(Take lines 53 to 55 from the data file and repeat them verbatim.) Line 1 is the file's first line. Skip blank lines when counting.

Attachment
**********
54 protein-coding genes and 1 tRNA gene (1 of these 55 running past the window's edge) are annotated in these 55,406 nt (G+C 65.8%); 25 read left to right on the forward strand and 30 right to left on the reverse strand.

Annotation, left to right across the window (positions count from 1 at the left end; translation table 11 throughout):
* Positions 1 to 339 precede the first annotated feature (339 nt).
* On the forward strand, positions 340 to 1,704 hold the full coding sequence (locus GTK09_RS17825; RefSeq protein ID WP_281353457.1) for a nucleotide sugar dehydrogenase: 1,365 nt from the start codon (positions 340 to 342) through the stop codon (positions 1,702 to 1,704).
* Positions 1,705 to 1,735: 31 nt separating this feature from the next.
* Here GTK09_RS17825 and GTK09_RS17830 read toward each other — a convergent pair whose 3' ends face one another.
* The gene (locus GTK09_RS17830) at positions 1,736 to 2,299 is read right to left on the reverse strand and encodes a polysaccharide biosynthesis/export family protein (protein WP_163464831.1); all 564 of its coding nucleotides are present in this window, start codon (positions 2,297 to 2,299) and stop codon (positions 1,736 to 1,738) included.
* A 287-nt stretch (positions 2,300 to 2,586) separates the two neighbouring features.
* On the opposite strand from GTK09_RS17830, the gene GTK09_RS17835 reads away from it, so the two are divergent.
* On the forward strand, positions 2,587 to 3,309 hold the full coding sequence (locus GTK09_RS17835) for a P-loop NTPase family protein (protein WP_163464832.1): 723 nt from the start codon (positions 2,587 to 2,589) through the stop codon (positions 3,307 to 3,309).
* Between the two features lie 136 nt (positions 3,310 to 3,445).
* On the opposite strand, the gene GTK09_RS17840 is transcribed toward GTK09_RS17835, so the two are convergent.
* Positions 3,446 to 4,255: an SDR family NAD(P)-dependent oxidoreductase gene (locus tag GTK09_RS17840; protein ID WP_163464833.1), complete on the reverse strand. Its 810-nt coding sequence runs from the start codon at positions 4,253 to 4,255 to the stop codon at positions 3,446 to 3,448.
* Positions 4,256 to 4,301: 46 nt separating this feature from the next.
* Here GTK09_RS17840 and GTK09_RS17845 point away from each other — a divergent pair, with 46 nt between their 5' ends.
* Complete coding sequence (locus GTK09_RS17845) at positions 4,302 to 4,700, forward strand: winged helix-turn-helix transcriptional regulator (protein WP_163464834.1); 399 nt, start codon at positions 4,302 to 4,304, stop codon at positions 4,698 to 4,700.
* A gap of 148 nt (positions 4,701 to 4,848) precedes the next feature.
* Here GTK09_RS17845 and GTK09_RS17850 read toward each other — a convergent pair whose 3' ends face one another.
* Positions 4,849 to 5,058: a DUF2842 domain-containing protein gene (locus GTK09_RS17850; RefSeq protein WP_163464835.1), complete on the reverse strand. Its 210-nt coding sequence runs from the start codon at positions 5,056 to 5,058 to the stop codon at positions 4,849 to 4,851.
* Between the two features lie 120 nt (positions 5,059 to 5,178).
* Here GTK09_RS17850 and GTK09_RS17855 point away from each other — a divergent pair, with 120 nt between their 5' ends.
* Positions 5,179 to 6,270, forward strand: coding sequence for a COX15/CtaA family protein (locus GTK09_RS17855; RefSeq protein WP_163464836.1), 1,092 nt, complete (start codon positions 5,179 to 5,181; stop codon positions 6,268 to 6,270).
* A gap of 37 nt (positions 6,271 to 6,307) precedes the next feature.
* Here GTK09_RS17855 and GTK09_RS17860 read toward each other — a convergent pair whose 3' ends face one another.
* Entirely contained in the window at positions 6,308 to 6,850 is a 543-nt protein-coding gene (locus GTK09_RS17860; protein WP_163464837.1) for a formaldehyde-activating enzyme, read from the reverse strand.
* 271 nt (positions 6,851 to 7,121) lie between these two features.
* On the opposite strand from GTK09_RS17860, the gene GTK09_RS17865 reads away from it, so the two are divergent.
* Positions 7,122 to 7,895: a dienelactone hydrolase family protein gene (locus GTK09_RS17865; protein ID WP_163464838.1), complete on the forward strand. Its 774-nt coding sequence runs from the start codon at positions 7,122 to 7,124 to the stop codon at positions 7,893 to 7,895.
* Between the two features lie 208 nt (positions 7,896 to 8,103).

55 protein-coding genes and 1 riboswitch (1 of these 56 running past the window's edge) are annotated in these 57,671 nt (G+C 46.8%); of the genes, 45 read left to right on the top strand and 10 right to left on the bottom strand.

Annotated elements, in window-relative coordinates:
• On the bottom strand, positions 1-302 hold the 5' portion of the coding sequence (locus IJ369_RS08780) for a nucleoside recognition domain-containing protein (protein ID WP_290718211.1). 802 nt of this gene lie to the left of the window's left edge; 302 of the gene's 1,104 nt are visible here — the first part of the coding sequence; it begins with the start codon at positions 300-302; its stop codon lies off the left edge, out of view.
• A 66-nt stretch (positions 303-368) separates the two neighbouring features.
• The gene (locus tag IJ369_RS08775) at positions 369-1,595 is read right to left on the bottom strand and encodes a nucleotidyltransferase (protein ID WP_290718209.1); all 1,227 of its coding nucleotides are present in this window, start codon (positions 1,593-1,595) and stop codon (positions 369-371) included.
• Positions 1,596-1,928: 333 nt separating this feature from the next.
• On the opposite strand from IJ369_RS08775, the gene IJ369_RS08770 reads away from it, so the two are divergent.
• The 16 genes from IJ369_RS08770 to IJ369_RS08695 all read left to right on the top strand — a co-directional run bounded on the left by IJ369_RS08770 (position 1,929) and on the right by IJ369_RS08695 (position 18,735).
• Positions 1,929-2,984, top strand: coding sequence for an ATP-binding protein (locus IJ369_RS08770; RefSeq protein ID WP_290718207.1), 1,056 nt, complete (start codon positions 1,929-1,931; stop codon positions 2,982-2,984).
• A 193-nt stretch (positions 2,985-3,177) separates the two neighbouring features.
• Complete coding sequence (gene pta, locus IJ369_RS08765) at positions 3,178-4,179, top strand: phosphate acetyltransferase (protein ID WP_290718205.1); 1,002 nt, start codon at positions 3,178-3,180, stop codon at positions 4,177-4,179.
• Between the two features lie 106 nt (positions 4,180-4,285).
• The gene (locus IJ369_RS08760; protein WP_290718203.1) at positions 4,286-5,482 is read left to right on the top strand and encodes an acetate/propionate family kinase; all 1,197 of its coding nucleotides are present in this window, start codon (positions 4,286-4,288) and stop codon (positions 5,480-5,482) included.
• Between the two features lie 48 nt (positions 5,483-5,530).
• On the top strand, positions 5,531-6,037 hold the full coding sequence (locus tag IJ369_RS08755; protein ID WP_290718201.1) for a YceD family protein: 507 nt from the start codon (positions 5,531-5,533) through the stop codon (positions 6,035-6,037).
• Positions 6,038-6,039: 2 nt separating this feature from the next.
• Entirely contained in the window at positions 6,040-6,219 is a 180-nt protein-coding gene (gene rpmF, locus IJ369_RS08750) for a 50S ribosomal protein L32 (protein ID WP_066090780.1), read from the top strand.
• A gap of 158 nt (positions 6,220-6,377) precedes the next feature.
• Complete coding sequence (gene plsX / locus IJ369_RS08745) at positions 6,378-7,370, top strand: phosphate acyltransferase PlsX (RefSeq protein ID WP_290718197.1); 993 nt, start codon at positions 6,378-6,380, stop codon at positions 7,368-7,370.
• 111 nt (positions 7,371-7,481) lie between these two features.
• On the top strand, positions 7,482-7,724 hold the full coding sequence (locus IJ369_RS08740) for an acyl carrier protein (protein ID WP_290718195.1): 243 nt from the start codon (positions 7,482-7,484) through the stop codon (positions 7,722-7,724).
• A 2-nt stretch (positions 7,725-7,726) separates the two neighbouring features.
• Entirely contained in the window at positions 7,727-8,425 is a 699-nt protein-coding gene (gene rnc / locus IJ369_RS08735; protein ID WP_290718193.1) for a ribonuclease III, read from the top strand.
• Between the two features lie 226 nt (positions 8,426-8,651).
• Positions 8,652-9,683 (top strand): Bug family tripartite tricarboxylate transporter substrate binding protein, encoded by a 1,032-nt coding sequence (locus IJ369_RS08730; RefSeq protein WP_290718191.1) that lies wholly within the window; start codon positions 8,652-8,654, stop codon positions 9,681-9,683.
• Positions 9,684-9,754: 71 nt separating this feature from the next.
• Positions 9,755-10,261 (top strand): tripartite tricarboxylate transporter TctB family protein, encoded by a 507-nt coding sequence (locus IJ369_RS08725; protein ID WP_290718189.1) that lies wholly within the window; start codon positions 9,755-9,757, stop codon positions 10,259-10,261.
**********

• Between the two features lie 226 nt (positions 8,426-8,651).
• Positions 8,652-9,683 (top strand): Bug family tripartite tricarboxylate transporter substrate binding protein, encoded by a 1,032-nt coding sequence (locus IJ369_RS08730; RefSeq protein WP_290718191.1) that lies wholly within the window; start codon positions 8,652-8,654, stop codon positions 9,681-9,683.
• Positions 9,684-9,754: 71 nt separating this feature from the next.